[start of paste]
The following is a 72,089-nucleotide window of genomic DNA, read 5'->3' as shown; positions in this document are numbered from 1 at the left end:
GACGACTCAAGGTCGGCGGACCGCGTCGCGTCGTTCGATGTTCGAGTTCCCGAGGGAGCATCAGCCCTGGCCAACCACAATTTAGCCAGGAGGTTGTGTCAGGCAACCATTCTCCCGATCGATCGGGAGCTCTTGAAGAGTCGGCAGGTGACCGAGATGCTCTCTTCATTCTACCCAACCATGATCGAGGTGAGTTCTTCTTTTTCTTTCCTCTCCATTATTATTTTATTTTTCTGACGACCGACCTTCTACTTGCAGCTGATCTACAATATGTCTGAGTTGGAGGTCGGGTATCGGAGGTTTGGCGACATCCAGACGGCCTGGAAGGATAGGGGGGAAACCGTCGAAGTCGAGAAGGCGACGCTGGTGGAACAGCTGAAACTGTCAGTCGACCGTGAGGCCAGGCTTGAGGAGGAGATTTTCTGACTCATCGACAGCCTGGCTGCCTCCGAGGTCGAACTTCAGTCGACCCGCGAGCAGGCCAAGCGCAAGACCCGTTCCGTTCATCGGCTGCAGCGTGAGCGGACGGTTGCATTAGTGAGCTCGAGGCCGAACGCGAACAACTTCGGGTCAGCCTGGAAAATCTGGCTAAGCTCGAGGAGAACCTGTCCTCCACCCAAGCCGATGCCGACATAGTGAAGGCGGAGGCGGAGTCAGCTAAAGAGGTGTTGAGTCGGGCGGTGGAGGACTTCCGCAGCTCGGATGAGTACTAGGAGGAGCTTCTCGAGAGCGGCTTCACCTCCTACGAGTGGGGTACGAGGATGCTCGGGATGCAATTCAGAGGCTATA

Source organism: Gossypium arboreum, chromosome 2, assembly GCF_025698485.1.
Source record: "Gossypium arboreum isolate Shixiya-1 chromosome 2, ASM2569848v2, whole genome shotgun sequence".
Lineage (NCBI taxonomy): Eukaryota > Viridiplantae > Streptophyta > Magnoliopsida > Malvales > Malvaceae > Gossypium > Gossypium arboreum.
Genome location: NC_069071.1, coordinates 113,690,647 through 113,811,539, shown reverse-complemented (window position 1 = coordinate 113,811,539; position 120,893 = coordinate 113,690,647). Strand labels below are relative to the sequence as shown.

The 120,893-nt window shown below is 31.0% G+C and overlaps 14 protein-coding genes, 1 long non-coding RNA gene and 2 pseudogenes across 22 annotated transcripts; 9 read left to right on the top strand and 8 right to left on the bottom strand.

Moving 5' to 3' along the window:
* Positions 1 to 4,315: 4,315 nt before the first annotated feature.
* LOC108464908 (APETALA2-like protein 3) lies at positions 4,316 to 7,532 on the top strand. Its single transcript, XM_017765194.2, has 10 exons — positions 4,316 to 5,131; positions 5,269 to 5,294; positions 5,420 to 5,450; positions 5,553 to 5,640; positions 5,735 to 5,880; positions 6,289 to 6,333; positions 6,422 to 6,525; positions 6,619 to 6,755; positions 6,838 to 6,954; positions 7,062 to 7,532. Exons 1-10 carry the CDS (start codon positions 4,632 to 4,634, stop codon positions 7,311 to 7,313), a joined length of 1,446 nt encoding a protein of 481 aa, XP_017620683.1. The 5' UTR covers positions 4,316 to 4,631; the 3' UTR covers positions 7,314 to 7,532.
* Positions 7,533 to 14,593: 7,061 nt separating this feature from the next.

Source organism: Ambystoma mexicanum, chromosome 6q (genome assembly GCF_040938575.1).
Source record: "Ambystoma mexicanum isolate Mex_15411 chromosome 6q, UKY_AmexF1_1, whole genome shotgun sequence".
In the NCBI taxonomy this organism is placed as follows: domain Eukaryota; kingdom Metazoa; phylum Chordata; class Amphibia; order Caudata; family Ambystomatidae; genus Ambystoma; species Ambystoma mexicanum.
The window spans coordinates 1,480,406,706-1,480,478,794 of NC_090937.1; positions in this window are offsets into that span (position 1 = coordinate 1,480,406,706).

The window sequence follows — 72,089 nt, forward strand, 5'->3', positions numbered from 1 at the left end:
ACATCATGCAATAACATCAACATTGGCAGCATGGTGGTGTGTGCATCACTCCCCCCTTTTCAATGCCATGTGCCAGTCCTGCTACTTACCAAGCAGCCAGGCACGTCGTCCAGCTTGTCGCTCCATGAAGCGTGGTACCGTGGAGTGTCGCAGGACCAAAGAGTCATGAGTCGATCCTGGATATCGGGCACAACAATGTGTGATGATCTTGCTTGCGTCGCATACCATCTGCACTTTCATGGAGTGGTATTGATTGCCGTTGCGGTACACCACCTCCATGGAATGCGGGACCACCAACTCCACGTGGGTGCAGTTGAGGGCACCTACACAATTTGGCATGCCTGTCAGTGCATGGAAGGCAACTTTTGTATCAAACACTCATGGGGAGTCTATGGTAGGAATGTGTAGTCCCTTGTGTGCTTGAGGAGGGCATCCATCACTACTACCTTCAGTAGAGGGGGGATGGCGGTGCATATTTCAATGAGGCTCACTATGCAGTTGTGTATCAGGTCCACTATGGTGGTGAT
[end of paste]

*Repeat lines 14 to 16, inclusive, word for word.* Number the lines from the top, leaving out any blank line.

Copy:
In the NCBI taxonomy this organism is placed as follows: domain Eukaryota; kingdom Metazoa; phylum Chordata; class Amphibia; order Caudata; family Ambystomatidae; genus Ambystoma; species Ambystoma mexicanum.
The window spans coordinates 1,480,406,706-1,480,478,794 of NC_090937.1; positions in this window are offsets into that span (position 1 = coordinate 1,480,406,706).

The window sequence follows — 72,089 nt, forward strand, 5'->3', positions numbered from 1 at the left end: